6. Discussion

6.1. Challenges for Pastoral Resource Use and Management

The presence of agro-pastoral medium-size herders with small areas of cropland and crop farmers with large areas of cultivated land and small herds in Kandi is consistent with the social change previously reported by Djenontin et al. (2004) [52] for this region. This trend towards mixed farming systems and agricultural intensification has been described for many West African pastoral areas as a recent coping strategy, whereby herders settled due to increases in population density and environmental pressures [58,59,60]. Our results suggest that the big crop farmers owning small herds are autochthonous households who shifted from sole crop farming to an integrated faming system after purchasing cattle. The medium-size herders with small cropland areas are pastoralists who settled and now practice crop farming and cattle herding. Desta and Coppock (2003) [61] observed that agricultural intensification in pastoralism systems is associated with a decline in per capita cattle numbers. This confirms the reduction of cattle herd numbers and the high production of cotton by farmers described by Djenontin et al. (2004) [52] for Kandi. The same notion is corroborated by the small- and medium-size cattle herds and the large areas of cultivated land that coexist in the same area. In contrast to Kandi, a relatively high number of pure crop farmers and pure herders with large cattle herds were observed in Kétou. This suggests a poor integration of livestock with crop farming and may be indicative for a recent process of transhumant herders settling in this region, as observed in other pastoral areas of southern Benin [62].
The use of cultivated land for grazing by cattle herders, the practice of permanent grazing and of transhumance, mostly observed in Kandi, suggest a critical unavailability of pasture areas. The reduction of grazing areas can be attributed to the expanding cotton cropping [63]. According to Little and McPeak (2014) [7], the loss of grazing land forces African herders to find new pastoral resources and increases the vulnerability of pastoralism. In Kétou, rangelands are contested by the sedentarization of herders and the yearly passage of many transhumant herds [8]. The presence of well-appreciated Poaceae species as reported by farmers in Kétou may elucidate the attraction of this area to transhumant herders. In contrast, the absence of palatable grasses on the pastures in Kandi supports the perception of farmers that local rangelands are strongly degraded. Furthermore, the appreciation of tree leaves by Kandi’s agro-pastoralists is in line with the increasing use of fodder trees by many herders in northern and central Benin [64].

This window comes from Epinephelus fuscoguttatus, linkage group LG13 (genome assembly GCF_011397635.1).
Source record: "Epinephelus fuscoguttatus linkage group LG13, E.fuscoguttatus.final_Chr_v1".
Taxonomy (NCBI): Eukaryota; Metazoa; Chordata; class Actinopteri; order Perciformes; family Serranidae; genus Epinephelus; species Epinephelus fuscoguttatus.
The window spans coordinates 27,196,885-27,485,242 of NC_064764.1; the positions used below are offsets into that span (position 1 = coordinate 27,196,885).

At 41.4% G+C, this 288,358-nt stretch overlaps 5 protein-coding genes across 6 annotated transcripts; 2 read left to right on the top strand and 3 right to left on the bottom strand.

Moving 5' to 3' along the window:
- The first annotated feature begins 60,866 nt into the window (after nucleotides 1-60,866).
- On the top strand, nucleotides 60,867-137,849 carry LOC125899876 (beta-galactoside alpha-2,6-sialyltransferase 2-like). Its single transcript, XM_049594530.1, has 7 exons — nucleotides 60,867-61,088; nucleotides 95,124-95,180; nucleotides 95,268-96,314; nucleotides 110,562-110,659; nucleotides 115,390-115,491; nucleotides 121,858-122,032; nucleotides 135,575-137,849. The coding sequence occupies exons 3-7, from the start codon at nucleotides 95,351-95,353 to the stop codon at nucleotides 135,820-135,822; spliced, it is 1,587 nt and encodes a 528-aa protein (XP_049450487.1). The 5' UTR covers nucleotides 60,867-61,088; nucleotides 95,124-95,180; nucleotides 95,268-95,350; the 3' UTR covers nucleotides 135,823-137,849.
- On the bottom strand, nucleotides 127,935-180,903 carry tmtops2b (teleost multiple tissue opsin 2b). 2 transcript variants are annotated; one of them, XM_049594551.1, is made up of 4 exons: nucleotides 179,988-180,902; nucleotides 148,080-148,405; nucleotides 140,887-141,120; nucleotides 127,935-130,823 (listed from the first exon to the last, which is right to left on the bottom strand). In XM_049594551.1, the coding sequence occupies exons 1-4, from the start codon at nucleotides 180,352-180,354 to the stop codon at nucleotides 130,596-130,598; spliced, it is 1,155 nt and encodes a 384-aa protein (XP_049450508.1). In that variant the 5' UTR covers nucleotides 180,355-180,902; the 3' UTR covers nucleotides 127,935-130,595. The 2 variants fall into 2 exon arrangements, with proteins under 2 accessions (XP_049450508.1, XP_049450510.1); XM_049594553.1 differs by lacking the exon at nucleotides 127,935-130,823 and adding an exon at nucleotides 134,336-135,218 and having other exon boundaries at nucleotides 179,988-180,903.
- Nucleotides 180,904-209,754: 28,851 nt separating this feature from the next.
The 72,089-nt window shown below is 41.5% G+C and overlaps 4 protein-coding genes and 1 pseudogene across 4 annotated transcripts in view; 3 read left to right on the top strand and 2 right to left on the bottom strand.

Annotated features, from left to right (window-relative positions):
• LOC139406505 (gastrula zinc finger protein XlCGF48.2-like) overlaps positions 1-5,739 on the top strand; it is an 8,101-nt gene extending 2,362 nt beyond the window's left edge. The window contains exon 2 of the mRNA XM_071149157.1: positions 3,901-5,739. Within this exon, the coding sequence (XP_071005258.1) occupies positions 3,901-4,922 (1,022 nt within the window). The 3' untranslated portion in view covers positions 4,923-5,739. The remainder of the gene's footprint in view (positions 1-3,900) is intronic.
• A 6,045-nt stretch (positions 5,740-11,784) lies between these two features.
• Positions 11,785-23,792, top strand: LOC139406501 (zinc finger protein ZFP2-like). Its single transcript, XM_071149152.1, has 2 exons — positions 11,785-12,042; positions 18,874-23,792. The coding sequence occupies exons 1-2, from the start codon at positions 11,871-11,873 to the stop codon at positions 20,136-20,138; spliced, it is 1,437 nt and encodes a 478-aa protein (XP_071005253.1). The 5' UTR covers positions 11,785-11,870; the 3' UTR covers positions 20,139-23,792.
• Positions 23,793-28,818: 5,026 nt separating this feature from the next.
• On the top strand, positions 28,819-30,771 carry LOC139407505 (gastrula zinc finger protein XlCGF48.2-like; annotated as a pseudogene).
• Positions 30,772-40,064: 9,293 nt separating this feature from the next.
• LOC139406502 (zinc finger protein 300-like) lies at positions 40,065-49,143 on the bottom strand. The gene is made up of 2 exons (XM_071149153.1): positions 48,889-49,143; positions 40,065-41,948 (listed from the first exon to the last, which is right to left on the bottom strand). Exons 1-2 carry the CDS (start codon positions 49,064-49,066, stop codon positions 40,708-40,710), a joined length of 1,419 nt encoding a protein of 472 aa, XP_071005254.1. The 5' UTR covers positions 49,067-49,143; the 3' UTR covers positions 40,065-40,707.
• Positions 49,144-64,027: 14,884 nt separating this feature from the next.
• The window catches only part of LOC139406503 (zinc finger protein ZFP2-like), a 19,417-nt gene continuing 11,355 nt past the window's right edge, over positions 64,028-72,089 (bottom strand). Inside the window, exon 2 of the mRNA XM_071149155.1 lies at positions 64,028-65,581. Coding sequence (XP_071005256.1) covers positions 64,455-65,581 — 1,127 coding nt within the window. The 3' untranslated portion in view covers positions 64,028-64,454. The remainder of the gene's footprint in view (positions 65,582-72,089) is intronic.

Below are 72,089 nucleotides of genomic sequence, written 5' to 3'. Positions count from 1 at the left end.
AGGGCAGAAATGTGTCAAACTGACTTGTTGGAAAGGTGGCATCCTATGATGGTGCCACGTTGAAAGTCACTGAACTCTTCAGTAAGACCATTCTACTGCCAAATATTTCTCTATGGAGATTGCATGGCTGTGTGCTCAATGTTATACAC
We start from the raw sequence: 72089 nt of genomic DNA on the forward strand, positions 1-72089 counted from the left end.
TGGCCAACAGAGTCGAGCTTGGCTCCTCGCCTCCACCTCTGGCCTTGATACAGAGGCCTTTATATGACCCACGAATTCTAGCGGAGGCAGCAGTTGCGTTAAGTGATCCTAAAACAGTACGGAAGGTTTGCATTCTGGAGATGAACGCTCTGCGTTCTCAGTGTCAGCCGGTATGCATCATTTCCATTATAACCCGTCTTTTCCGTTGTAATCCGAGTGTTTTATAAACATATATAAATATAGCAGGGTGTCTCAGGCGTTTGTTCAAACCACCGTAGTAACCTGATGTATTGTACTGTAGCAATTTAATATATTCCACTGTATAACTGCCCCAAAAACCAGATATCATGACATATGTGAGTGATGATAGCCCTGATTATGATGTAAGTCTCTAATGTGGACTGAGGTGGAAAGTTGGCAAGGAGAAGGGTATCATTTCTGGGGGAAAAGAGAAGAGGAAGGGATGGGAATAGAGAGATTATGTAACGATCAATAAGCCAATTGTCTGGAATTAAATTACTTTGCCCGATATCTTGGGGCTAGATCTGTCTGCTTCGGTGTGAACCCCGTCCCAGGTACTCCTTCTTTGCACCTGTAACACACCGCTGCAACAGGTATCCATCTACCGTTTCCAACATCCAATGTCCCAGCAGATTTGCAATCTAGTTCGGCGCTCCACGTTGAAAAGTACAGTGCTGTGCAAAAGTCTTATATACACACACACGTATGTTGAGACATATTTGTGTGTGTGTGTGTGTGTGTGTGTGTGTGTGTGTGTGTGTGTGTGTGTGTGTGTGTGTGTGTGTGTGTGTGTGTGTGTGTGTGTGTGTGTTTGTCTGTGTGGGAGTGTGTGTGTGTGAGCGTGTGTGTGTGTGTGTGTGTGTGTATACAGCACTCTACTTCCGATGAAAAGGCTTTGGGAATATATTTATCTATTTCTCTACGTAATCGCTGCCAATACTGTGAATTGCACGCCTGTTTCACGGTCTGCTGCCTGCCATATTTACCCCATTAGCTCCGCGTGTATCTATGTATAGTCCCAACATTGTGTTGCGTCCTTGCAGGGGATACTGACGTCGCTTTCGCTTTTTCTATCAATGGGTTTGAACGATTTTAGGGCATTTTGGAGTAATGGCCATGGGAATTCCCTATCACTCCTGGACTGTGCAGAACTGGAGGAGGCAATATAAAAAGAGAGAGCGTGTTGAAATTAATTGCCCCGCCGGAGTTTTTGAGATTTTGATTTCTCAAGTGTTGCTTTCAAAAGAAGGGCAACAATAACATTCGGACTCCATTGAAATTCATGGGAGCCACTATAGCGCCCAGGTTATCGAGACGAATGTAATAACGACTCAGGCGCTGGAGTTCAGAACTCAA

This is a common phenomenon in Benin, especially during the dry months where good-quality forages are scarce [48]. This surely contributes to land degradation and concurred with previous findings [37] in the natural rangelands of the Classified Forest of the Upper Alibori, Benin where the vegetation cover has consistently changed from 2000 to 2015 with significant decreases of woodlands and savanna woodlands.
The regular influx of foreign transhumant herds in the region, in addition to the local herds, explains the degradation of pastures in Kandi, according to most respondents. A recent study [25] on pasture management by transhumant herders in two host areas in Benin identified poor distribution of livestock on the pastures as one of the causes for overgrazing and pasture degradation. This was associated with the spread of invasive species, which infers that land degradation is more pronounced in areas of high than of low transhumance. Nevertheless, the ecological processes leading to rangeland degradation are complex and cannot solely be attributed to cattle herding. In Kandi, farmers reported high rates of mineral fertilization. This practice coincides with the intensive cotton production in the region that often leads to dependencies and negative environmental externalities [27]. Another main cause of land degradation is the practice of bush fires [64] that is mainly observed in Kétou. Farmers’ responses on the occurrence of bush fires in this area were confirmed by ground-truthing data in Kétou, where old and recent signs of fires were determined on wooded and shrub savannas and on croplands. While croplands are increasingly degraded by the sole use of mineral fertilization and bush fires, only few agro-pastoralists in Kandi and Kétou practice organic fertilization and fallowing, which both could be beneficial for croplands’ recovery. The shortening of fallow periods is consistent with the shortage of land and intensification of crop production. While pointing to the impacts of reduced fallowing and manuring practices on African croplands, other authors [65] have stressed the need to improve agricultural practices by integrated soil fertility management. The main strategy that half of the surveyed farmers often use to manage soil fertility is crop rotation. These results corroborated earlier ones [66] in the same study area. Crop rotation, however, needs to be more promoted and associated with other soil management strategies, such as manuring. That said, classical studies [63] argued that crop rotation alone is insufficient to counterbalance the effects of declining soil fertility and erosion on land productivity. Yet, manuring contracts with pastoralists could greatly contribute to cropland restoration, improve soil fertility, and increase food production, thereby reducing conflicts between pastoralists and farmers.